Light and Darkness

Light and Darkness:
Idolatry as a Category in the
Hindu-Christian Encounter
Roman Catholic Viewpoint
by Daniel P. Sheridan,
Saint Joseph’s College of Maine

Catholic Theology

Catholic theology, systematic reflection on the believing of the Catholic Church or community, is a wide ocean. The ocean has shallows, bays, currents, riptides, stagnant pools, and occasionally hurricanes. The place in which I wish to situate a discussion of “idolatry” a category in the Hindu-Christian encounter is at the deepest point in the ocean.1 This point must have historical depth since idolatry is not a major issue in contemporary Catholic theology and is not receiving much attention at present. The deepest point in the ocean will also have ecumenical breath since it encompasses the theology of the “Great Church,” that is, the Church that included what came to be called the Catholic Church before the division of 1055 A.D. between the Catholic and Orthodox communities. Thus the deepest point in the oceanic Catholic theology is that which is based on the creeds of the Ecumenical Councils of the undivided Church. These creeds focus on the person and role of Jesus Christ. The Council ofNicea in 325 A.D. developed the teaching of the divinity of Jesus Christ within the triune nature of God’ “and in one Lord Jesus Christ, the Son of God, begotten of the reality of the Father as only begotten, that is, from the essence of the Father, God from God, Light from Light, true God from true God, begotten not created, of the same essence as the Father.”2 The Council of Chalcedon in 451 A.D. developed the teaching of the unity within one person of the divinity and the humanity of Jesus: “the one and only Christ —Son, Lord, only- begotten —in two natures without confusing the natures, without transmuting one nature into another, without dividing them into two separate categories, without contrasting them according to area or function. 3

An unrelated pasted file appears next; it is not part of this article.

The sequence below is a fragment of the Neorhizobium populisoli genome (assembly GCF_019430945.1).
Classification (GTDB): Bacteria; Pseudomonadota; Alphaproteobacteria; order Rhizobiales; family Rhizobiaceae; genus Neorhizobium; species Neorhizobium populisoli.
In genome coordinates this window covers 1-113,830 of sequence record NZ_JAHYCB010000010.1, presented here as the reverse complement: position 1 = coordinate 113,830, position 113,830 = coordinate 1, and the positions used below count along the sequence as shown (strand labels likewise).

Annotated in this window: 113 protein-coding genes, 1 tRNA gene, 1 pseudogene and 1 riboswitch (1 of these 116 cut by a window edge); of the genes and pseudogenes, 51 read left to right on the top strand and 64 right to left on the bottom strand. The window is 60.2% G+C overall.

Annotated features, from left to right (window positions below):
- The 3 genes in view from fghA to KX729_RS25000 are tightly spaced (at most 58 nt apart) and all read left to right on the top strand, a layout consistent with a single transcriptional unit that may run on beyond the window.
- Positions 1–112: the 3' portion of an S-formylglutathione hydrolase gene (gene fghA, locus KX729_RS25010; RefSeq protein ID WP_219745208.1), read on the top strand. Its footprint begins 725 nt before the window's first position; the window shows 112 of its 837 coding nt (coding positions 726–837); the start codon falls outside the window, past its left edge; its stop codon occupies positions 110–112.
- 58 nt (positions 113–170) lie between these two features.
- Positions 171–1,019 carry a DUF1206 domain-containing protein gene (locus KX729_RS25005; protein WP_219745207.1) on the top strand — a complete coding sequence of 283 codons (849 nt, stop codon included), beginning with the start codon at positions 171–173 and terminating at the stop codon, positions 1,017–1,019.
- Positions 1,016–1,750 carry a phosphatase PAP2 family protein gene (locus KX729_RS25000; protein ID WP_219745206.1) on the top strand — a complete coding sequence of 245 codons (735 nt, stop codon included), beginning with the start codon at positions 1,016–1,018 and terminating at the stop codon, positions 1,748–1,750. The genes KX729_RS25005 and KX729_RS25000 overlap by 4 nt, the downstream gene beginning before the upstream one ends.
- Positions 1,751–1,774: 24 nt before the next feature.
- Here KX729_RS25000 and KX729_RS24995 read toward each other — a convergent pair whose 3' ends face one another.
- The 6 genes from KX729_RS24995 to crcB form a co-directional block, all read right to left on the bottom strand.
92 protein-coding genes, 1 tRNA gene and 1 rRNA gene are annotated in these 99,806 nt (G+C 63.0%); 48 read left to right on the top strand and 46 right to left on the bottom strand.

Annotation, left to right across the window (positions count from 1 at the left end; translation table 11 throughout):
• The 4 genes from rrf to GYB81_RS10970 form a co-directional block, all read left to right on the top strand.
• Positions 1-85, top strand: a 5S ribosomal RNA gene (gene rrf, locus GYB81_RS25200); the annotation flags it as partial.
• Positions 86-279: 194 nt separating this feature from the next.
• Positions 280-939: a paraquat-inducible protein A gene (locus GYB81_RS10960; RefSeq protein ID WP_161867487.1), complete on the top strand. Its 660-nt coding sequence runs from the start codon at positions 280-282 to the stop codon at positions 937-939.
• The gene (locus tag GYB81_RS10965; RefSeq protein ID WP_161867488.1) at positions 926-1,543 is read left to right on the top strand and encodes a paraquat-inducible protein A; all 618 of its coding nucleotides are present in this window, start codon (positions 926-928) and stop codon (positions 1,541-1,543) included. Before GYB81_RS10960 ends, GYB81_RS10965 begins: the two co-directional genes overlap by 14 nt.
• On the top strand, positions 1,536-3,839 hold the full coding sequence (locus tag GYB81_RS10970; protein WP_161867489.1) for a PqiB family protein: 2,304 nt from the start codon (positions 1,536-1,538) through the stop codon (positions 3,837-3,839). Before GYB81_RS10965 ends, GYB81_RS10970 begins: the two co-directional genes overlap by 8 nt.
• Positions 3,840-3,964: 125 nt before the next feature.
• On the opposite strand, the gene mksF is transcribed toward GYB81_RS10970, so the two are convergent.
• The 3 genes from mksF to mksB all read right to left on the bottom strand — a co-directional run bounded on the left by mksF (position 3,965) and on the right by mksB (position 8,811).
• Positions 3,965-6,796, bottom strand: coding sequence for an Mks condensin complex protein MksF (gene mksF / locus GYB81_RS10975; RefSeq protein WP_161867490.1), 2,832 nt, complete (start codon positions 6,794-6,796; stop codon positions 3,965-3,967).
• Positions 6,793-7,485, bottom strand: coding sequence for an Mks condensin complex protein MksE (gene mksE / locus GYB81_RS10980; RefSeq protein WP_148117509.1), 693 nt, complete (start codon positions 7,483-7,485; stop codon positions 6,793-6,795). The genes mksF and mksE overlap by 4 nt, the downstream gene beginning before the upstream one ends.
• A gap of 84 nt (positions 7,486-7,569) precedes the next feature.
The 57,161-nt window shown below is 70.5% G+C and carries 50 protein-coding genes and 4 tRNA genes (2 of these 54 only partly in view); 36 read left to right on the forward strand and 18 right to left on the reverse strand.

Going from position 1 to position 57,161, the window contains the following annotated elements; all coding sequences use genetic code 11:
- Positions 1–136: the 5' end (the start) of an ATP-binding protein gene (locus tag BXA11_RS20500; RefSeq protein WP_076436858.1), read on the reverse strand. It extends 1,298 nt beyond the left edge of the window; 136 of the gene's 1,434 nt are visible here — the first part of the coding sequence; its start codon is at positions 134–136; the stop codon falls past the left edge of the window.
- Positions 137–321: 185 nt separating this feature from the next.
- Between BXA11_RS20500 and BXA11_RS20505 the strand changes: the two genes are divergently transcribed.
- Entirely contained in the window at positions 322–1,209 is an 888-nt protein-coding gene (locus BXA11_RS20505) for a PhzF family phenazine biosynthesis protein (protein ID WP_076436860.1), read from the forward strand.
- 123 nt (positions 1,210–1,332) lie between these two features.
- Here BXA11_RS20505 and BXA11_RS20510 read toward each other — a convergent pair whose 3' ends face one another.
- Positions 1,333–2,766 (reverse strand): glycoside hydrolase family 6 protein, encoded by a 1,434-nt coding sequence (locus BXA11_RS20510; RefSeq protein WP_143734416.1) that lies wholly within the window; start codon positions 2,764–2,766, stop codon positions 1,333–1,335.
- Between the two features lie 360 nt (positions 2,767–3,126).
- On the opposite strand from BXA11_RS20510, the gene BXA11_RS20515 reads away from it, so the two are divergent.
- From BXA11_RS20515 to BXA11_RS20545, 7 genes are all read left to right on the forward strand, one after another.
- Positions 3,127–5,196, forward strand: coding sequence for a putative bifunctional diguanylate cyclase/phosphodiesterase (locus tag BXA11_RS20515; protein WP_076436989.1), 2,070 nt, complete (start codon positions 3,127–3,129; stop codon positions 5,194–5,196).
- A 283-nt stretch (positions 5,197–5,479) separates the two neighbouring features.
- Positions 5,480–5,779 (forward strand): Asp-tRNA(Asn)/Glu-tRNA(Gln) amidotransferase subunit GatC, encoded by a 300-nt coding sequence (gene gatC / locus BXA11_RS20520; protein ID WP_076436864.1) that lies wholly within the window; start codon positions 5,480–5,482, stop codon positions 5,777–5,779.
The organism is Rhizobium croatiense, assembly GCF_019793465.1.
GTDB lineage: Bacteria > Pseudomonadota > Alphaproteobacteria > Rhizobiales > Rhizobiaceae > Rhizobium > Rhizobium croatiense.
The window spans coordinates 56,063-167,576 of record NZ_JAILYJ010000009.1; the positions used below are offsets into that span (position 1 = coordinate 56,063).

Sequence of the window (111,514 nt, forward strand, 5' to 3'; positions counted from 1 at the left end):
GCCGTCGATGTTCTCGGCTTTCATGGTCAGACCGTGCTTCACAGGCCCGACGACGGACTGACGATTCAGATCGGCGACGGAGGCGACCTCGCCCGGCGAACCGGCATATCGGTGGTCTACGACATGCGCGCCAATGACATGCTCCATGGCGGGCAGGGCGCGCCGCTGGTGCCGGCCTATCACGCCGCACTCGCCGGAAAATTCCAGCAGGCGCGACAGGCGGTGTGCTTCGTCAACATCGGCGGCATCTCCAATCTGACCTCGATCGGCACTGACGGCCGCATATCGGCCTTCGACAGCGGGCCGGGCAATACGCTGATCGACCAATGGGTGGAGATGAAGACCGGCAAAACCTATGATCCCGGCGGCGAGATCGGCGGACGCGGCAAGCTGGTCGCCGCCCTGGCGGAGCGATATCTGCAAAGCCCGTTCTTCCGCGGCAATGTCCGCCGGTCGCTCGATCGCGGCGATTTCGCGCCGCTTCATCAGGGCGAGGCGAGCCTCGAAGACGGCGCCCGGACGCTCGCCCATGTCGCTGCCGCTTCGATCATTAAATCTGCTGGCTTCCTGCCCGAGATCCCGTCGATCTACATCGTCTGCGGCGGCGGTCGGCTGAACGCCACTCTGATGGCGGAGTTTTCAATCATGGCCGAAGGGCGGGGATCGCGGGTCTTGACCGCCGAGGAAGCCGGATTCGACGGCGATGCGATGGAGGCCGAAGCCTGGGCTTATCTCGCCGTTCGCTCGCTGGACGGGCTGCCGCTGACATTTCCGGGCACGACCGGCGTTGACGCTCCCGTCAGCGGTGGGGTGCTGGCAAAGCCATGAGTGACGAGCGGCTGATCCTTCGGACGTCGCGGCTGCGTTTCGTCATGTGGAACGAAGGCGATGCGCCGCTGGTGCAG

For Catholic theology, idolatry is defined as adoration directed to a creature instead of to the God who was revealed personally at Sinai and who is incarnate in Jesus Christ. Concretely, idolatry is usually applied to the adoration of material images that represent spiritual realities other than God. Thus the second prohibition of the Decalogue in Exodus 20:4: “You shall not make for yourself an idol, whether in the form of anything that is in heaven above, or that is on the earth beneath, or that is in the water underneath.” For prophets like Hosea, idolatry is a form of adultery in relation to the covenant which he compares to a marriage between God and the covenanted people of God.4 Idolatry would then be the supreme sin that betrays the covenental relationship between God and this particular people.

After the first century, Christians who suffered martyrdom because they refused to sacrifice to idols, similarly proclaimed the unique transcendence of God. Generally, they were not saying that idols were mere empty representations of that which lacked reality. To the contrary, the image represented a spiritual and personal reality that was not the unique and one transcendent God. Since the images and the realities they represented were not God, the adoration they received was an idolatry that was judged to be demonically inspired. Therefore, the spiritual realities so adored were demonic spiritual realities in revolt against the one unique transcendent God.5 Their existence was not denied.